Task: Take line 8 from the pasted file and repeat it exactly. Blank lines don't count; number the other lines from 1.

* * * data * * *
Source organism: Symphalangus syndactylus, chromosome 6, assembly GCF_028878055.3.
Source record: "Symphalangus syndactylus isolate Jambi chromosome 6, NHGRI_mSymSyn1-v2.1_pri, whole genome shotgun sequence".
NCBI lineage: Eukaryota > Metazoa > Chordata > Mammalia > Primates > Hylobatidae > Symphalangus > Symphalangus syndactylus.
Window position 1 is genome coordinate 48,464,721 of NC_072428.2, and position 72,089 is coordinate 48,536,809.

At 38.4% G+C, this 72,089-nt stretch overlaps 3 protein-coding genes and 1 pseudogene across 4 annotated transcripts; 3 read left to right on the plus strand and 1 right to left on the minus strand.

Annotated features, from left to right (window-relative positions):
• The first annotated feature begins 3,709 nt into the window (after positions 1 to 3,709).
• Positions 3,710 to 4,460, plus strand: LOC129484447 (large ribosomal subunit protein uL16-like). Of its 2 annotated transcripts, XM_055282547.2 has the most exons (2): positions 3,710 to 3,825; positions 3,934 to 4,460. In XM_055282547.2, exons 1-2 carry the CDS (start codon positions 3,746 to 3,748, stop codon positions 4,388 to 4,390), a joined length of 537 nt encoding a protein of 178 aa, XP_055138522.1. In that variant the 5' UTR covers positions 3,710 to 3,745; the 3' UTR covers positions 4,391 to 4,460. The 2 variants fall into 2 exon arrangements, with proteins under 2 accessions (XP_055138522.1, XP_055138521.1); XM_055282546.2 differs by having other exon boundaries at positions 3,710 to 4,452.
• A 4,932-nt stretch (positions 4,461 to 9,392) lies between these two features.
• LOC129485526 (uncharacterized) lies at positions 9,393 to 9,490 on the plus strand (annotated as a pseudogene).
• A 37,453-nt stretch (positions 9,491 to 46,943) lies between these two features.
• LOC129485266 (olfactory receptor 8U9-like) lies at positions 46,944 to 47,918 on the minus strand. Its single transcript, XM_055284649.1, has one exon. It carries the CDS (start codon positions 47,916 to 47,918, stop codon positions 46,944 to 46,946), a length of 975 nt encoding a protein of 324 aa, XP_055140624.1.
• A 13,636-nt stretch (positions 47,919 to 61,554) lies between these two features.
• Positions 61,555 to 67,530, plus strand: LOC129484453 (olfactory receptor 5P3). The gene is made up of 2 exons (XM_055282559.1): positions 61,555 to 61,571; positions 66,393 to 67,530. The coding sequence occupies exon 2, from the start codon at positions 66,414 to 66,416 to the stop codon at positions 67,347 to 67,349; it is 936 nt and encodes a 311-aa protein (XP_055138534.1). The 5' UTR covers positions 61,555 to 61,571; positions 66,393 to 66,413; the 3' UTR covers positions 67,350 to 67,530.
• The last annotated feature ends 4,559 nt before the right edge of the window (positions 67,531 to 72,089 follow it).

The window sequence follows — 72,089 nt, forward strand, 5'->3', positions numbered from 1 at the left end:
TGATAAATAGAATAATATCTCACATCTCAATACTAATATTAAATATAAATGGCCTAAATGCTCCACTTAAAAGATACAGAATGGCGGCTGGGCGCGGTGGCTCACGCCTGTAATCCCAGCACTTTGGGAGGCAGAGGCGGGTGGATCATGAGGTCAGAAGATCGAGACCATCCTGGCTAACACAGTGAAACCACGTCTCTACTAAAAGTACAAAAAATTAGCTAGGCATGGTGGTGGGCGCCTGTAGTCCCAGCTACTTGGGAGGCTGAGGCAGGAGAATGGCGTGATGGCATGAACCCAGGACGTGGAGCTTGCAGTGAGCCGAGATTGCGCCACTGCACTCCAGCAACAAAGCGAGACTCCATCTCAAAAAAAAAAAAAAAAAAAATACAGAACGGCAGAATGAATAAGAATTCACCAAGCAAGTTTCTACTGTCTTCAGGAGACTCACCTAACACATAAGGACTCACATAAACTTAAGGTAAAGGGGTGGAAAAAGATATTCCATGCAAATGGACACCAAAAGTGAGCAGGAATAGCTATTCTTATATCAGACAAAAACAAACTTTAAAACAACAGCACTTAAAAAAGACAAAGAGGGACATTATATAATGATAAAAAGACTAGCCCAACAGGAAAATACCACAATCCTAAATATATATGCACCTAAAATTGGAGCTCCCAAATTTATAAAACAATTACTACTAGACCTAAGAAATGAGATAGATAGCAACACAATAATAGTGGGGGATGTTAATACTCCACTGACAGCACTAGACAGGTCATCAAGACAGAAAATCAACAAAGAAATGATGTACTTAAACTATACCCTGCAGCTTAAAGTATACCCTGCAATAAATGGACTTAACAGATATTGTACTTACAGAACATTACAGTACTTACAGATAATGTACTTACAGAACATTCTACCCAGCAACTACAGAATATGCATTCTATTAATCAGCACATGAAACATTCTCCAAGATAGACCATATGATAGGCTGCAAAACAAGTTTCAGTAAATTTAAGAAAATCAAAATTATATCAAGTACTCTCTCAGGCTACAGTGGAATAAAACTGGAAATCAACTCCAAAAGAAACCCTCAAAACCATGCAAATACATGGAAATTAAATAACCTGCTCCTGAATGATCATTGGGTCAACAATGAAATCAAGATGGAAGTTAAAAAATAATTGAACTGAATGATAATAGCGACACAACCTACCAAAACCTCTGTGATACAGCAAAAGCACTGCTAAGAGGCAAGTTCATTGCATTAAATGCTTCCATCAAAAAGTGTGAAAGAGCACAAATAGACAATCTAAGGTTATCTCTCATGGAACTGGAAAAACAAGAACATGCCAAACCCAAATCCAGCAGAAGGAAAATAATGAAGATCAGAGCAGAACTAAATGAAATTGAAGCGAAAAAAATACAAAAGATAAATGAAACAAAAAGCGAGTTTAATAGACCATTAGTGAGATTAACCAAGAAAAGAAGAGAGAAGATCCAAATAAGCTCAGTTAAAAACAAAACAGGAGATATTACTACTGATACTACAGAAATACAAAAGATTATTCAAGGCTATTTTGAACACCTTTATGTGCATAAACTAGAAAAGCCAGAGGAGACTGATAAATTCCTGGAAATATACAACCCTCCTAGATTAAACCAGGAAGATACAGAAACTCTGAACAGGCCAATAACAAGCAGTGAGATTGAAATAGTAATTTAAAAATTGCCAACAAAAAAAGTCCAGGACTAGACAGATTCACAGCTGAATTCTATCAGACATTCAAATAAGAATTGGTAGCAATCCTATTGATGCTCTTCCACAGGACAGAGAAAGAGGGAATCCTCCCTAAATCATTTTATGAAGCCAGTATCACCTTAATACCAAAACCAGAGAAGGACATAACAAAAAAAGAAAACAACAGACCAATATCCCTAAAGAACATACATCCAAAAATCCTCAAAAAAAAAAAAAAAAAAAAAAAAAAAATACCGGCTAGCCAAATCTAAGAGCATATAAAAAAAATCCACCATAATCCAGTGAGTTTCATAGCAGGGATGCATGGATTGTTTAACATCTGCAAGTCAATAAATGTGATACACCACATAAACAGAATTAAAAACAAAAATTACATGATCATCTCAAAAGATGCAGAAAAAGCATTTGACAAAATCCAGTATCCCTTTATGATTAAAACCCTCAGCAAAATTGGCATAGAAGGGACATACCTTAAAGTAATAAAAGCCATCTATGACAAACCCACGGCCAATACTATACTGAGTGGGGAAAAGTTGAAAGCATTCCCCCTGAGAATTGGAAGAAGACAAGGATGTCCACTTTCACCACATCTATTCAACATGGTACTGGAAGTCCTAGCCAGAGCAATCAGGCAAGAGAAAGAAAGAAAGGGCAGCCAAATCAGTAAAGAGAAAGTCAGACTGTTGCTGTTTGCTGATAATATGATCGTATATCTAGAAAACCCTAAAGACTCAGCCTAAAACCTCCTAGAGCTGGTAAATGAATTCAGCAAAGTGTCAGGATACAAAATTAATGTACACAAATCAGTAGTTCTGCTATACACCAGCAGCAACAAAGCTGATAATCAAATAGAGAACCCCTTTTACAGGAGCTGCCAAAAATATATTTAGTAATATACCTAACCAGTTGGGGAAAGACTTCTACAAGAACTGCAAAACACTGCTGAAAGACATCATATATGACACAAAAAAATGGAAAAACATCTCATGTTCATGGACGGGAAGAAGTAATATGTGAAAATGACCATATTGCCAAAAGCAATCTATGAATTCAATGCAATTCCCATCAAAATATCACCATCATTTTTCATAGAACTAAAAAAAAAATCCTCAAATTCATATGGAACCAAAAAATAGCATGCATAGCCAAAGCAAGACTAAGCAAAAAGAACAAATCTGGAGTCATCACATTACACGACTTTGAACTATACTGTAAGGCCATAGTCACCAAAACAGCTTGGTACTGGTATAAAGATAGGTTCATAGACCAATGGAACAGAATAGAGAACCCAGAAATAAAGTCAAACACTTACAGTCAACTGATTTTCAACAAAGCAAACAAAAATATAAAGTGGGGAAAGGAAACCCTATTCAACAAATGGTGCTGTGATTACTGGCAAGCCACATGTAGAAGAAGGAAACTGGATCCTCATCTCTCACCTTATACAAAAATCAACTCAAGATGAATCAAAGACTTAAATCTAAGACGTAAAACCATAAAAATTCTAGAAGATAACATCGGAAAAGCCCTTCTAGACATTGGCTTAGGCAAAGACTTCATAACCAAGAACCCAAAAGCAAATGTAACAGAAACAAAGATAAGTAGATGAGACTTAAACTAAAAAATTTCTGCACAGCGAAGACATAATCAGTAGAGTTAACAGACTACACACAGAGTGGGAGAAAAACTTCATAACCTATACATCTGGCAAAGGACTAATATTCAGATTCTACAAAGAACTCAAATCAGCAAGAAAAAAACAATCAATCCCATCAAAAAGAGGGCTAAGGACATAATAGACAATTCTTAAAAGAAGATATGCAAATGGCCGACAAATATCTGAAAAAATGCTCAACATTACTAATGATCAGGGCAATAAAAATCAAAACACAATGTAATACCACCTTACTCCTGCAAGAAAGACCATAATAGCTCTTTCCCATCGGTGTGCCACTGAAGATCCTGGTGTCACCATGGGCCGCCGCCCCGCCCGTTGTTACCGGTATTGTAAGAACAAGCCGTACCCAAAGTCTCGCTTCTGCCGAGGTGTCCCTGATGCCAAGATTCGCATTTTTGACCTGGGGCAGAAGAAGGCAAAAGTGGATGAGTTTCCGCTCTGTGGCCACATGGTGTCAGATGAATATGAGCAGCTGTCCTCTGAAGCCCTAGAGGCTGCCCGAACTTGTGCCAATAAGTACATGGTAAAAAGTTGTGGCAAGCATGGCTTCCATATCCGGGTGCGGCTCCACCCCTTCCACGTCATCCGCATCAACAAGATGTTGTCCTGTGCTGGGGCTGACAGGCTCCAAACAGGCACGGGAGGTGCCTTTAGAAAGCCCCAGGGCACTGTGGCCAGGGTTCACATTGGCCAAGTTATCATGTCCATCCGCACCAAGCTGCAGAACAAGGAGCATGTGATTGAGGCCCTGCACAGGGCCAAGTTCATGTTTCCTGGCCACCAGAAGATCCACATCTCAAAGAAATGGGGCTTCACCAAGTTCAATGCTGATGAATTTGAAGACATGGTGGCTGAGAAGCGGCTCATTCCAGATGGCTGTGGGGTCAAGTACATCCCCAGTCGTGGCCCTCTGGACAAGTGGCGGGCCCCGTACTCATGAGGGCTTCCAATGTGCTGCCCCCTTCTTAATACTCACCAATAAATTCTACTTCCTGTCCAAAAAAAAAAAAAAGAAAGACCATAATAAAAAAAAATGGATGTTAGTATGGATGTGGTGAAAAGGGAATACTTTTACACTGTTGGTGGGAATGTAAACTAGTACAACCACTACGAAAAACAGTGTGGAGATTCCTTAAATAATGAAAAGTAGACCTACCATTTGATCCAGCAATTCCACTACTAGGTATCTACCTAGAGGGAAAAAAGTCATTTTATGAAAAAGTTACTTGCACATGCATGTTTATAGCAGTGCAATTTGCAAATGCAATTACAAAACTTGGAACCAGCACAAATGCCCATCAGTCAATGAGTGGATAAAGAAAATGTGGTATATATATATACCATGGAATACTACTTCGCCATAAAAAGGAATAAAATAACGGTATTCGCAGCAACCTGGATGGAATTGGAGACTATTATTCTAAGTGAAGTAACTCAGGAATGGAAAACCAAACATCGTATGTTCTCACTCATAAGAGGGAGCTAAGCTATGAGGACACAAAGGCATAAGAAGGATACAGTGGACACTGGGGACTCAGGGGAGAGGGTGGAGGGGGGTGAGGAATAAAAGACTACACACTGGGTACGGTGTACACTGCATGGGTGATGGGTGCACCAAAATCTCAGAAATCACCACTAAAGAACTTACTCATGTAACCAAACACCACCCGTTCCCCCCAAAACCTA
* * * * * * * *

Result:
• Positions 3,710 to 4,460, plus strand: LOC129484447 (large ribosomal subunit protein uL16-like). Of its 2 annotated transcripts, XM_055282547.2 has the most exons (2): positions 3,710 to 3,825; positions 3,934 to 4,460. In XM_055282547.2, exons 1-2 carry the CDS (start codon positions 3,746 to 3,748, stop codon positions 4,388 to 4,390), a joined length of 537 nt encoding a protein of 178 aa, XP_055138522.1. In that variant the 5' UTR covers positions 3,710 to 3,745; the 3' UTR covers positions 4,391 to 4,460. The 2 variants fall into 2 exon arrangements, with proteins under 2 accessions (XP_055138522.1, XP_055138521.1); XM_055282546.2 differs by having other exon boundaries at positions 3,710 to 4,452.